Nothing good can come from secrecy and deception. I was adopted over fifty years ago and the closed adoption deception that was common in those days affects me still. Those untouched by adoption may wonder how an experience that happened so long ago, when I was an infant, still affects me today. Sometimes I have wondered that myself.
She says that “It is important to recognize that the adoptee was present when the substitution of mothers took place. The experience was real. That he does not consciously remember the event should not detract us from this truth.” Recently, I learned that “baby Linda” was in the court room when my birth mother relinquished her rights to me; I was present both physically and emotionally.
Verrier speaks about “a loss of the Self“, “a sense that part of oneself has disappeared, a feeling of incompleteness, a lack of wholeness“, and “a physical sense of bodily incompleteness” that an adopted child may sense. I experienced all of those in one degree or another over the years.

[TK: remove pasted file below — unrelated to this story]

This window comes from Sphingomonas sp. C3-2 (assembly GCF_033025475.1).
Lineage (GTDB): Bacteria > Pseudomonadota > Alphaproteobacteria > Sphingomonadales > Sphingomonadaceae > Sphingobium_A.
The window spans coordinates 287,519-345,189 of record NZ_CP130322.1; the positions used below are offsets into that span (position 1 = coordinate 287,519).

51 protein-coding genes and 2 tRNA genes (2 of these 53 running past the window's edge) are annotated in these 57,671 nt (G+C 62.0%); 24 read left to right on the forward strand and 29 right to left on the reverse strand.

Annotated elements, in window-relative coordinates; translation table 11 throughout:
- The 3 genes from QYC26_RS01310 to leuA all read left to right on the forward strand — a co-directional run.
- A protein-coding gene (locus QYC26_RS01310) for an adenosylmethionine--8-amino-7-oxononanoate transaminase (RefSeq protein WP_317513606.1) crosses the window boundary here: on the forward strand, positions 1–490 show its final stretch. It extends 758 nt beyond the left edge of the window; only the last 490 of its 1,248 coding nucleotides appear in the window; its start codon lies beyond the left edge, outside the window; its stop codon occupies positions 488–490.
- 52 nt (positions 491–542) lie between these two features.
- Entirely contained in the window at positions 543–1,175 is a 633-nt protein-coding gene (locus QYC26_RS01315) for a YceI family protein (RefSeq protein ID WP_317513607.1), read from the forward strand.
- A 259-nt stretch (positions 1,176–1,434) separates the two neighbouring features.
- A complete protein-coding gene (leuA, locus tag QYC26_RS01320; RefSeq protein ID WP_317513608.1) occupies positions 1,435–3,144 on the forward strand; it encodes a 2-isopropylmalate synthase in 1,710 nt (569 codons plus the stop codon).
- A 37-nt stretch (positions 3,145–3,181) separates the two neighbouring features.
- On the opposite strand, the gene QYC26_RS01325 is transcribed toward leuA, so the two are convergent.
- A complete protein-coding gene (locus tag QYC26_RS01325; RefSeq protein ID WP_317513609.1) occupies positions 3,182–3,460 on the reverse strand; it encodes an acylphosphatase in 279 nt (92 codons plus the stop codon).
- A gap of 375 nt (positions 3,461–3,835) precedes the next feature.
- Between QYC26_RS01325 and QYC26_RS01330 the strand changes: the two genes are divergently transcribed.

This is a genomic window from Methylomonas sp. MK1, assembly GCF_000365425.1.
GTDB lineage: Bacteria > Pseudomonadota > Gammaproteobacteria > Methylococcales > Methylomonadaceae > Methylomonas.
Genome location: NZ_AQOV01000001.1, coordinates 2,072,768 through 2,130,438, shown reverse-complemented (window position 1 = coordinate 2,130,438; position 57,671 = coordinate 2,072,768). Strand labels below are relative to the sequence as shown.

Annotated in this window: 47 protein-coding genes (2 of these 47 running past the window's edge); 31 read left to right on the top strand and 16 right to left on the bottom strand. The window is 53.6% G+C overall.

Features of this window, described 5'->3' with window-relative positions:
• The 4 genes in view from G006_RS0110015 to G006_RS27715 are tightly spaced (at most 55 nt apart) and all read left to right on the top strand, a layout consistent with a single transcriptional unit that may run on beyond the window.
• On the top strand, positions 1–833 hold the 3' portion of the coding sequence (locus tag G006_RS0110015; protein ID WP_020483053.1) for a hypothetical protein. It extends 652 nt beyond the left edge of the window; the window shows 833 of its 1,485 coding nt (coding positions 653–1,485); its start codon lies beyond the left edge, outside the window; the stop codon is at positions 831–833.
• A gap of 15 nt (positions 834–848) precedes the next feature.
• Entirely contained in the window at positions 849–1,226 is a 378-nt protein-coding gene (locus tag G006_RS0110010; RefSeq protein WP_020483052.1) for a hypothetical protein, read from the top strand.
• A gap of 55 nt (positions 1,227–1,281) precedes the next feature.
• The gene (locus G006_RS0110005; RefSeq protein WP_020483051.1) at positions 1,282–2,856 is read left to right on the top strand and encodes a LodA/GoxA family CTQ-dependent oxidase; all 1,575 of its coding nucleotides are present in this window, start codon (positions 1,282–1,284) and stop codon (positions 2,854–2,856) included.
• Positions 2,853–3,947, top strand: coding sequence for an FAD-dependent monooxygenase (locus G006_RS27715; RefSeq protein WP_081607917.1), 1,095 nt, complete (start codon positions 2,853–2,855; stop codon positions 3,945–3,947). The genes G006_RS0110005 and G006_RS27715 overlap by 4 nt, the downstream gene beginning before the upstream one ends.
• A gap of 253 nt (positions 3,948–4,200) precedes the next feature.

The key, I believe, to the adoptee moving past these feelings is throwing open the windows of secrecy and allowing the light of truth to fill every nook and cranny. Verrier agrees and says that “One of the greatest hindrances to healing is denial.” It’s common sense in most areas of life, that truth heals, but for some reason secrecy has shrouded the subject of adoption for too long. We who have lost our heritage, our past, our Self, stand silent no longer. We deserve the same basic rights that everyone else has: an original birth certificate, access to our medical records, and the opportunity to know and honor our heritage.
An angry-adoptee I am not. What I am, is a woman who has been blessed to have experienced the healing that truth can bring who wants to do what I can to keep those windows open for myself and for others.